What does Fed exit mean for equities?

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All analysts expect the FOMC to announce the first Fed funds target rate increase in more than nine years at its September 16-17 meeting.

However, as UBS analysts point out, rate hikes will only be the first step towards monetary policy normalization. Fed will also have to adjust substantially its balance sheet after the start of tightening.

UBS analysts consider that there are three potential problems with the Fed’s big balance sheet:

1) It is an impediment to the normal functioning of markets used by the Federal Reserve to set policy.

2) It stimulates growth and, as such, works against Fed actions to slow economic activity.

3) It requires the Fed to utilize a number of tools to offset its impact, complicating policy, particularly if these tools prove ineffective. Rates are not the only levers the Fed will need to use as it normalizes policy.

As UBS experts note, “the large balance sheet is not a short-term problem,” considering that even if the Federal Reserve allows all maturing holdings to roll off beginning in 2016, UBS estimates that “the balance sheet would not return to normal size until 2022.”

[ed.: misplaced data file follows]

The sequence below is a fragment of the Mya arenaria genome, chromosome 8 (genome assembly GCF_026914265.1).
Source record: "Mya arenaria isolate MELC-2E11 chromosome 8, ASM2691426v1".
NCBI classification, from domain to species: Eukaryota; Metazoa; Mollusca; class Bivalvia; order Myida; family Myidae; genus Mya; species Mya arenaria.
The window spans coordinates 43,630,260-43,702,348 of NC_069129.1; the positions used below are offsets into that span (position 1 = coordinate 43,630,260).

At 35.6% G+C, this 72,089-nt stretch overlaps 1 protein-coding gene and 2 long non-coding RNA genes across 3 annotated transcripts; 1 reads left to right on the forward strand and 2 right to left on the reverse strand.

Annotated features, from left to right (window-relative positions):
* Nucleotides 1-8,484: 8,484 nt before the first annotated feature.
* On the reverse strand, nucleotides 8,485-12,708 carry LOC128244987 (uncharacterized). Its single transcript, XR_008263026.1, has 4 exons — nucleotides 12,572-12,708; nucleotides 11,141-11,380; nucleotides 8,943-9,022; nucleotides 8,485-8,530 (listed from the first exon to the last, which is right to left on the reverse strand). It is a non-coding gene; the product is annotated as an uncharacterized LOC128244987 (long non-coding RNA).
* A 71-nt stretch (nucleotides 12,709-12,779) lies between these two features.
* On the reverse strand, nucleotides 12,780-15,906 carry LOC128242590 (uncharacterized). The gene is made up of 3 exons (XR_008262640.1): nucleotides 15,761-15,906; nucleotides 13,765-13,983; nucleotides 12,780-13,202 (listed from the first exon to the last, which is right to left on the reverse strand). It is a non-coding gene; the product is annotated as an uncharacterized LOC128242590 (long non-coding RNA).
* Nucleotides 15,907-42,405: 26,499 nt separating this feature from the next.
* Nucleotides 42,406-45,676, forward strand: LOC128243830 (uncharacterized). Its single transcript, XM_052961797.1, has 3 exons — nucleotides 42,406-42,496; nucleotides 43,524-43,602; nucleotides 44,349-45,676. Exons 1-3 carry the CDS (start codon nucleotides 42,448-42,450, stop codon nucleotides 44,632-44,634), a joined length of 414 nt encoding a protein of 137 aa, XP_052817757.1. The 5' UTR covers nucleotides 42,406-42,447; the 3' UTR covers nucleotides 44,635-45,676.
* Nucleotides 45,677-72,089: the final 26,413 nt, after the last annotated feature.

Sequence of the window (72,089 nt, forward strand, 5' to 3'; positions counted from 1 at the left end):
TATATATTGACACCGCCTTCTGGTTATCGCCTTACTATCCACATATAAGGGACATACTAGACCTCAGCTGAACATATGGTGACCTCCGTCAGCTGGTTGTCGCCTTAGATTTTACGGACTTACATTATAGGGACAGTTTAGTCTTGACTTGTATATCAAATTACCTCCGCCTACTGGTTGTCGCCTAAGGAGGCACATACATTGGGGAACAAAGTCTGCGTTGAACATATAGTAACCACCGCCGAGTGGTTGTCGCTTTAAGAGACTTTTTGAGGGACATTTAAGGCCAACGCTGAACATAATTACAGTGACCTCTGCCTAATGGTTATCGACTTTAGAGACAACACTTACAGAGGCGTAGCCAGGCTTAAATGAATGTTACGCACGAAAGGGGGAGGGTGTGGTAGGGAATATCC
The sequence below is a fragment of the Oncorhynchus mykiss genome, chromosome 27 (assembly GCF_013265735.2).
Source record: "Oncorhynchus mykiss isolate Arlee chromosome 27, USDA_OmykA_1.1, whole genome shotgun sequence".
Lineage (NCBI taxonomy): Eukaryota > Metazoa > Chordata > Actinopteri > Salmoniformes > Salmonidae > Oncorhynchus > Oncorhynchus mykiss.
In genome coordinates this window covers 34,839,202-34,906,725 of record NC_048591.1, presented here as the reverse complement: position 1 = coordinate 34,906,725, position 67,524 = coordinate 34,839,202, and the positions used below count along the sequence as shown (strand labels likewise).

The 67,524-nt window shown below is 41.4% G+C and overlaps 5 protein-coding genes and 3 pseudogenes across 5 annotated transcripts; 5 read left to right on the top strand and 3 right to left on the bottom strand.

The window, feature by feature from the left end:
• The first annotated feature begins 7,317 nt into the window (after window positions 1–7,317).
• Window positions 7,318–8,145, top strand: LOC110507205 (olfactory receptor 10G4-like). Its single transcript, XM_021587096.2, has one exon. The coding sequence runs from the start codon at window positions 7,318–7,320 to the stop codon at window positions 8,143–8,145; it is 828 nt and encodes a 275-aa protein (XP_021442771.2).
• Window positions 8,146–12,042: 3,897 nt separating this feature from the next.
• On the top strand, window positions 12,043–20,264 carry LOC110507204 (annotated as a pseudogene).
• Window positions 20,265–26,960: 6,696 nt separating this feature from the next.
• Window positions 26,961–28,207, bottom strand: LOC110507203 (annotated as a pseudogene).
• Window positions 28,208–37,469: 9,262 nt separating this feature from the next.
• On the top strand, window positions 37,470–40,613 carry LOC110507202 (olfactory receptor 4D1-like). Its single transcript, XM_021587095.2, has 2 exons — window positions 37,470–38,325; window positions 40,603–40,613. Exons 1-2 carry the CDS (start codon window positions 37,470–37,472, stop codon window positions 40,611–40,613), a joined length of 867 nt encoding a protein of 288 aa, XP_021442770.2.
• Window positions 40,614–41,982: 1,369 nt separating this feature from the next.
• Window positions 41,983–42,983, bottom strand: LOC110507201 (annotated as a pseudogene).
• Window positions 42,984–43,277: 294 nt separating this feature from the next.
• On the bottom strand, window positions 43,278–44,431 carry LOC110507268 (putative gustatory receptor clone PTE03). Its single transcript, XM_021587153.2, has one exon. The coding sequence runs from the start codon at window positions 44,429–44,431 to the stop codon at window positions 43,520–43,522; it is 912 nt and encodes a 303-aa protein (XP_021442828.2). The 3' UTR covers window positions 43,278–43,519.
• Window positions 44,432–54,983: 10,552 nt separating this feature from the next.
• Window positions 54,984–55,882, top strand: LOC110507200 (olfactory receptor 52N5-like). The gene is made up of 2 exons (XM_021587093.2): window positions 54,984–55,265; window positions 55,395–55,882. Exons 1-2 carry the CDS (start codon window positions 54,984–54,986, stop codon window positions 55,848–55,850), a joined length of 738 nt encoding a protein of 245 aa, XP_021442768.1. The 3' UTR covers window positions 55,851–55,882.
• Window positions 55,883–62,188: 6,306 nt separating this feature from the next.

What does the exit mean for equities?

For UBS analysts, the start of Fed normalization is “likely to mark the start of the shift back to a higher volatility equity market regime,” considering its balance sheet size and the fact that no central bank has successfully escaped the zero-rate bound in modern financial history (see Japan, 1999-present).

The Fed and other global central banks have actively sought to suppress market volatility since 2008 through various innovative means of liquidity provisions, with the result being the narrowest trading range in decades for the S&P 500 in 2015, capping four years of exceptional “market calm.”

UBS-FED-TC

However, UBS Strategists Julian Emanuel and Omar Elangbawya conclude that a shift in monetary policy accompanied by a shift to a higher equity volatility regime does not presage an imminent end to the 6½-year bull market. Historically, the average time to a bull market peak following the first Fed rate hike has been two years and the average gain has been 33%